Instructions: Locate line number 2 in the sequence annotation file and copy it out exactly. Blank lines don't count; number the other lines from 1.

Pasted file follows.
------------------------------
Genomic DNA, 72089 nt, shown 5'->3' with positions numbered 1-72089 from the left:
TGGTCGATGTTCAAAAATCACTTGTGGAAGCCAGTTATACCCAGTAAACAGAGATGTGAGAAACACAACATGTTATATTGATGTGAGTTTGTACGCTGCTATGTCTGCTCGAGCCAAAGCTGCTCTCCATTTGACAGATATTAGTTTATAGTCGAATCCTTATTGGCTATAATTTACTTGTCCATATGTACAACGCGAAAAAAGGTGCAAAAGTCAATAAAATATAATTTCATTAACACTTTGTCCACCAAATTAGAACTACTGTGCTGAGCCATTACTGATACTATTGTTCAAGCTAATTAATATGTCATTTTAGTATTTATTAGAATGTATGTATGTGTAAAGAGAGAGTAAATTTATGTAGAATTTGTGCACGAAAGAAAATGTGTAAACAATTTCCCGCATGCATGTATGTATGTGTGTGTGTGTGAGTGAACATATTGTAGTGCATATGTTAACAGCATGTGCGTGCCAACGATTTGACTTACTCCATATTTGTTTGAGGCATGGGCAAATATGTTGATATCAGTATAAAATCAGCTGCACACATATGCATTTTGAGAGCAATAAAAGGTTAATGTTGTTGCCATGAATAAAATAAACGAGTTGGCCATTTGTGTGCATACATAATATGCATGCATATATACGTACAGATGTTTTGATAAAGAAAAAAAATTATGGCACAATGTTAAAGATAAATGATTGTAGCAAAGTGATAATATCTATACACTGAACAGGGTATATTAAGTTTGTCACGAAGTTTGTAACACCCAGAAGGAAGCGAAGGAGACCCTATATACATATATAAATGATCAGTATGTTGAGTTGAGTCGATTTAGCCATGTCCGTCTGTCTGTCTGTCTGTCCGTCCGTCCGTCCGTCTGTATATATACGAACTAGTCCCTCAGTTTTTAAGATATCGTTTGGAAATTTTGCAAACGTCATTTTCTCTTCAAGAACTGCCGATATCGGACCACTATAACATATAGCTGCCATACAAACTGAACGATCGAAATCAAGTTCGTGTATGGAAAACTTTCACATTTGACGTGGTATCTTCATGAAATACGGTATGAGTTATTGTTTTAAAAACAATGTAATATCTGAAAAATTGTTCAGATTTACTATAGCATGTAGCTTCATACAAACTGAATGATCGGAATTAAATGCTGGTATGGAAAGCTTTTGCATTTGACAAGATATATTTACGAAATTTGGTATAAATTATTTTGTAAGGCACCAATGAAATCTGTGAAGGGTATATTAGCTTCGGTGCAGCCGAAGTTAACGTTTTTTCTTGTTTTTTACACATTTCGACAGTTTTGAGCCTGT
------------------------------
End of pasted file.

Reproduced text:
TGGTCGATGTTCAAAAATCACTTGTGGAAGCCAGTTATACCCAGTAAACAGAGATGTGAGAAACACAACATGTTATATTGATGTGAGTTTGTACGCTGCTATGTCTGCTCGAGCCAAAGCTGCTCTCCATTTGACAGATATTAGTTTATAGTCGAATCCTTATTGGCTATAATTTACTTGTCCATATGTACAACGCGAAAAAAGGTGCAAAAGTCAATAAAATATAATTTCATTAACACTTTGTCCACCAAATTAGAACTACTGTGCTGAGCCATTACTGATACTATTGTTCAAGCTAATTAATATGTCATTTTAGTATTTATTAGAATGTATGTATGTGTAAAGAGAGAGTAAATTTATGTAGAATTTGTGCACGAAAGAAAATGTGTAAACAATTTCCCGCATGCATGTATGTATGTGTGTGTGTGTGAGTGAACATATTGTAGTGCATATGTTAACAGCATGTGCGTGCCAACGATTTGACTTACTCCATATTTGTTTGAGGCATGGGCAAATATGTTGATATCAGTATAAAATCAGCTGCACACATATGCATTTTGAGAGCAATAAAAGGTTAATGTTGTTGCCATGAATAAAATAAACGAGTTGGCCATTTGTGTGCATACATAATATGCATGCATATATACGTACAGATGTTTTGATAAAGAAAAAAAATTATGGCACAATGTTAAAGATAAATGATTGTAGCAAAGTGATAATATCTATACACTGAACAGGGTATATTAAGTTTGTCACGAAGTTTGTAACACCCAGAAGGAAGCGAAGGAGACCCTATATACATATATAAATGATCAGTATGTTGAGTTGAGTCGATTTAGCCATGTCCGTCTGTCTGTCTGTCTGTCCGTCCGTCCGTCCGTCTGTATATATACGAACTAGTCCCTCAGTTTTTAAGATATCGTTTGGAAATTTTGCAAACGTCATTTTCTCTTCAAGAACTGCCGATATCGGACCACTATAACATATAGCTGCCATACAAACTGAACGATCGAAATCAAGTTCGTGTATGGAAAACTTTCACATTTGACGTGGTATCTTCATGAAATACGGTATGAGTTATTGTTTTAAAAACAATGTAATATCTGAAAAATTGTTCAGATTTACTATAGCATGTAGCTTCATACAAACTGAATGATCGGAATTAAATGCTGGTATGGAAAGCTTTTGCATTTGACAAGATATATTTACGAAATTTGGTATAAATTATTTTGTAAGGCACCAATGAAATCTGTGAAGGGTATATTAGCTTCGGTGCAGCCGAAGTTAACGTTTTTTCTTGTTTTTTACACATTTCGACAGTTTTGAGCCTGT